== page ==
CULTURE

Winter sport season in Chile – where´s the snow on the Andes mountains?

SANTIAGO – Its July, mid-winter in Chile, but winter hasn´t arrived the way winter sport fans hoped for. See it for yourself: the cordillera shows more mountain than snow. And that while Chile has a long history with skiing and snowboarding on the slopes of the Andes.

It’s getting cold out there, and with that come Chile’s most popular winter activities: skiing and snowboarding. It’s a very exciting time of the year for a vast number of Chileans and foreigners who love the snow, and the Andes mountains are building up their white veils, getting ready for the season. All along the mountain range, between Valparaíso, Magallanes and the Chilean Antarctic, Chile is home to 18 ski resorts of international quality, and from June until September it is possible to practice winter sports. Close to the capital, el Colorado, Farellones, La Parva, Lagunillas, Portillo and Valle Nevado open their doors to winter sports every year.

It all started with three Norwegians who were the first to slide down the slopes on skis over the snowed Andes, and with them came Norwegian engineers brought by the Chilean government. Einar Rosenqvist, Miguel Hermundsen and Knud Berg started the studies for constructions of the Transandine Railroad back in 1887.

In 1917, the Chilean Alberto Fabres Pinto was the first to bring his friends to what we now call Lagunillas. The first resort opened in the area named “El Paraguas.” Here, the Department of Tourism hired a German professor  Günter Oeltze von Lobenthal to organize the teaching of the sport in Chile. Thanks to him, on July 11, 1931, the Ski Club Chile was formed with 87 founding associates.

By the end of 1931, some of the more adventurous associates of the Ski Club started dedicating their time to exploring the mountain range in search of more snowy slopes that would let them practice their sport closer to the Metropolitan area. Every week, they would embark on a journey to “Corral Quemado,” there they would sleep and start early the next morning ascending by mule or by foot. Three hours later, they would arrive at a place now called Gran Bajada de Farellones (Great Farellones Trail), where only at 50 km from the capital, they would admire a majestic view.

From 1934, with the help of Agustín Edwards Budge, author of the book “Ski” about his experiences Skiing in Europe at the time, it took them two years to start building the road up the mountain until “curva 40” which they would finish by 1939. In 1935 Ski Club Chile built “Refugio Chico”, followed by the “Gran Refugio” which opened its doors allowing for a place to eat and sleep. In 1965 the road from Farellones to Colorado was built, and in 1966 electricity finally reached the mountains.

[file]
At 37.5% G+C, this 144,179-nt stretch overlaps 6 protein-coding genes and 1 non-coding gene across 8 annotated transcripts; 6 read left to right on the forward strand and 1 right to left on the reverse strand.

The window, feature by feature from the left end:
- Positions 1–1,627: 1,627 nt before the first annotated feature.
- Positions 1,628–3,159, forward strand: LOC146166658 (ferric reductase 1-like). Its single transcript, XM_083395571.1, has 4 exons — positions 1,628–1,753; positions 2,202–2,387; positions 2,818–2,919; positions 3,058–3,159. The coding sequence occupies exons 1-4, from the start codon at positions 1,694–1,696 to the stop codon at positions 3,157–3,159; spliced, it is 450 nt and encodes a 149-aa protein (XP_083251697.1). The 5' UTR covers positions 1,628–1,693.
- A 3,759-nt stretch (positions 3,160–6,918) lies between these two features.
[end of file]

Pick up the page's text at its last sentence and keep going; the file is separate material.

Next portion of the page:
The ski resorts have not stopped growing, becoming what they are now thanks to many years of hard work and passion for winter sports. These centers offer cabins, restaurants and even hotels for those who want to spend a weekend. Rentals are available as well as teachers who are eager to teach anyone, from toddlers to adults. Lastly, plenty of companies offer round trips for a decent price. Of course, taking a personal car and parking is always a choice, although chains for the wheels are mandatory by law.

Chile has been part of almost every Winter Olympics since then, and out of the seven sports represented they have competed in two: Alpine Skiing and Biathlon, adding up to 14 different competitions. Portillo itself was home to the World Championship of Alpine Skiing, while Valle Nevado has one of the biggest skiable areas in South America.

With all this in mind, 2018 brings a new season filled with innovations. Although it depends on the climate conditions and how much snow the mountains accumulate, all of the centers have announced the beginning of the season during late June. This year, a new sport has come to life on the slopes, Snow Kite. It’s not uncommon to see, on El Cono slope in El Colorado, the bottom of the snow boards of the people suspended by snow-gliders by the strong wind currents.

Unfortunately, unlike the 30s and 40s, many of the officially opened slopes don’t count with enough snow for an easy descent. High risk of coming across big rocks that could spoil one’s skis are keeping tourists and citizens waiting anxiously for the next snowfall. Last year, by this time, the slopes counted with 1,5 meters of snow…this year they barely hold 40 centimeters. Fingers are crossed for a good snowfall coming soon, or else the sun will transform the snow in to “helado de piña”.

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